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Ground Woodpecker - BirdForum Opus

Photo by xmesox
South Africa, May, 2017
Geocolaptes olivaceus


Photo by wim de groot
South Africa, January 2006

Length 22-30 cm (8½11¾ in), mass 105-134 g.

Adult male: Head grey, gradually becoming browner towards the nape, with a malar stripe that is blackish with red flecks. The wings and back are olive-brown with sparse pale yellow spots on the back. The tail is olive-brown with golden-yellow shafts. The rump is pinkish-red, and the breast and belly are pale pinkish buff. The bill is black, the inner iris is pale cream to yellow, and the outer iris is pink. The legs and feet are dark grey.

Adult female: Similar to the male, but without an obvious malar stripe.

Juvenile: Similar to the adult female, but the eyes are grey and the rump and underparts are less red.


Western, southern and eastern South Africa, Lesotho and western eSwatini.


This is a monotypic species[1], although some authorities have recognised subspecies based on variation in the shade of the reddish plumage and the intensity of the barring on the flanks and undertail.


Rocky grasslands and shrublands (usually tree-less) on slopes in hills and mountains. Digs nesting holes in earth banks, so often frequents road cuttings and dongas.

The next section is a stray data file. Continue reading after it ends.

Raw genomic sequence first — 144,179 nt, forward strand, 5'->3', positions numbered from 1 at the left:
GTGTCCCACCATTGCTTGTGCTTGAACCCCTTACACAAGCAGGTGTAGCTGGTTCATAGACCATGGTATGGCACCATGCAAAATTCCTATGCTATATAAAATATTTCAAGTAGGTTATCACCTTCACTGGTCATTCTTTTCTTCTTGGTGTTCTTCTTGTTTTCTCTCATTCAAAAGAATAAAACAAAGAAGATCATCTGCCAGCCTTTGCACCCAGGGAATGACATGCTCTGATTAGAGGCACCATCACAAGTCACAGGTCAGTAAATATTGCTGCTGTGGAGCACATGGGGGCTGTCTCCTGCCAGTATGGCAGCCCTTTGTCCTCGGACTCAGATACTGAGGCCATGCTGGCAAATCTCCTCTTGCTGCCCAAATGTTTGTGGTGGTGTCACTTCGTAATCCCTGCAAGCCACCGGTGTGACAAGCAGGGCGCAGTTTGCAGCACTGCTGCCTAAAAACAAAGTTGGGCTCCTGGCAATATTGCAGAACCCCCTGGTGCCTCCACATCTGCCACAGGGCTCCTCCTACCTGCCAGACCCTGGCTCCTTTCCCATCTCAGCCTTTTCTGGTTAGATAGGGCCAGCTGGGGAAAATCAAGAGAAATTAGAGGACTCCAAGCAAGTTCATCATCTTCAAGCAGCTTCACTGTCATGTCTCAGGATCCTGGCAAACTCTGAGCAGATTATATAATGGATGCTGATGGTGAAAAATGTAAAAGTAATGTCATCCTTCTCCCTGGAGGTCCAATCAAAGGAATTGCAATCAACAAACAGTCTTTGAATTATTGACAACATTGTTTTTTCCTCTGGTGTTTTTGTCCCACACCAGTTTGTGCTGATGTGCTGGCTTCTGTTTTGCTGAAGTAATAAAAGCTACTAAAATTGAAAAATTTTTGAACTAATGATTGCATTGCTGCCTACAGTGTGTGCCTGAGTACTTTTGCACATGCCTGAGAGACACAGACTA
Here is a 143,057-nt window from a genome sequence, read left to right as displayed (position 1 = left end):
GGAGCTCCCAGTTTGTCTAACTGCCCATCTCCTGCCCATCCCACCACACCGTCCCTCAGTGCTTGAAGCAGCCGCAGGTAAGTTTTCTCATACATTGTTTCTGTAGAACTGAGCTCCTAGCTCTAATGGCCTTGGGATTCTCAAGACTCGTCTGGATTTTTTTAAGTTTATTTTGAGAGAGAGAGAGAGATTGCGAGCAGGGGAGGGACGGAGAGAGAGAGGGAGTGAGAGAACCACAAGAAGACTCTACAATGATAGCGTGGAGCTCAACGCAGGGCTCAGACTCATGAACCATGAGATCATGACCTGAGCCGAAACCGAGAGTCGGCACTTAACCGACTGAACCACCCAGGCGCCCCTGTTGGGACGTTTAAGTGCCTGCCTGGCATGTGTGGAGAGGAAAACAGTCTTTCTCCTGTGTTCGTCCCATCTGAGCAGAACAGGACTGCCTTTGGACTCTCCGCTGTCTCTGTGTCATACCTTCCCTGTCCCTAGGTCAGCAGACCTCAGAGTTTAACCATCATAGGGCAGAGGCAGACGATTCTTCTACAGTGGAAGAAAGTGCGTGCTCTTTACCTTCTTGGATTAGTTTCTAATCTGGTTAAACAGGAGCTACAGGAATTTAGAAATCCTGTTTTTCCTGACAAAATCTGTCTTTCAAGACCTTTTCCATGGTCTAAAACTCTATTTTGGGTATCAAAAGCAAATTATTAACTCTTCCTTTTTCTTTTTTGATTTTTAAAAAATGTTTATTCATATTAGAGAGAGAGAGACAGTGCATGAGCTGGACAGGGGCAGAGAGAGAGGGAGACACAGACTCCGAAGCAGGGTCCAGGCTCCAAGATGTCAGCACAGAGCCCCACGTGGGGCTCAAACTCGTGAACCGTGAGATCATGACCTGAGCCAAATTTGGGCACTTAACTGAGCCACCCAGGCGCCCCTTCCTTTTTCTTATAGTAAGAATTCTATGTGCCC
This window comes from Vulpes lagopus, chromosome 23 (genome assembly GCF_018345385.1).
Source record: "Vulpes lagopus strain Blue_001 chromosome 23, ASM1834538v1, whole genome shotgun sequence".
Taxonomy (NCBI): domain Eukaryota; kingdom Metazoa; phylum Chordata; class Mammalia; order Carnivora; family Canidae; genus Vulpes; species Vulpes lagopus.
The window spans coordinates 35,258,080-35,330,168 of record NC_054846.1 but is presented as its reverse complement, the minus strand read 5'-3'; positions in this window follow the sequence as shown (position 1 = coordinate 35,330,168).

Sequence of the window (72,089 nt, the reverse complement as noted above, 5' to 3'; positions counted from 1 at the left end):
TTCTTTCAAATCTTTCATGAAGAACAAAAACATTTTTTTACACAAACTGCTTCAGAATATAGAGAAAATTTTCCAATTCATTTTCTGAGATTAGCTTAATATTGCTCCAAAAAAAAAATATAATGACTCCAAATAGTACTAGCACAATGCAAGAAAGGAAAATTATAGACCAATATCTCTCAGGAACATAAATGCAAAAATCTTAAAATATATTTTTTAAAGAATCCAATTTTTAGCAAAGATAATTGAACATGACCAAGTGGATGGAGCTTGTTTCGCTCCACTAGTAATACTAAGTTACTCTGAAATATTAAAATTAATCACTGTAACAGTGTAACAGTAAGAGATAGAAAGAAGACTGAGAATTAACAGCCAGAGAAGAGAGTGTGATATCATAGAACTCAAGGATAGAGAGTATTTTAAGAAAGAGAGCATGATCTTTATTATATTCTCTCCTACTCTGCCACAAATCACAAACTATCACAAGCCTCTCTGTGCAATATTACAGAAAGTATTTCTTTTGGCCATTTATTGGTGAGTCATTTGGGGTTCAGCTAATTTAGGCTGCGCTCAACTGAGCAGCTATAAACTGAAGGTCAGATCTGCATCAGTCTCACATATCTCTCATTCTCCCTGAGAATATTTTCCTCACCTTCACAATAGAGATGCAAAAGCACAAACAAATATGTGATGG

Ground Woodpeckers forage on the ground for (almost exclusively) ants. They rarely perch in trees or shrubs, preferring rocks or mounds. Usually in pairs or faily groups of up to six birds which roost in nest-holes year-round.


Monogamous and territorial; probably breeds co-operatively. Nest burrows 0.5-1 m long are excavated by both sexes. Two to four eggs are laid July to December.


  1. Clements, J. F., T. S. Schulenberg, M. J. Iliff, D. Roberson, T. A. Fredericks, B. L. Sullivan, and C. L. Wood. 2016. The eBird/Clements checklist of birds of the world: v2016, with updates to August 2016. Downloaded from http://www.birds.cornell.edu/clementschecklist/download/
  2. Hockey, PAR, WRJ Dean, and PG Ryan, eds. 2005. Roberts' Birds of Southern Africa. 7th ed. Cape Town: John Voelcker Bird Book Fund. ISBN 978-0620340533

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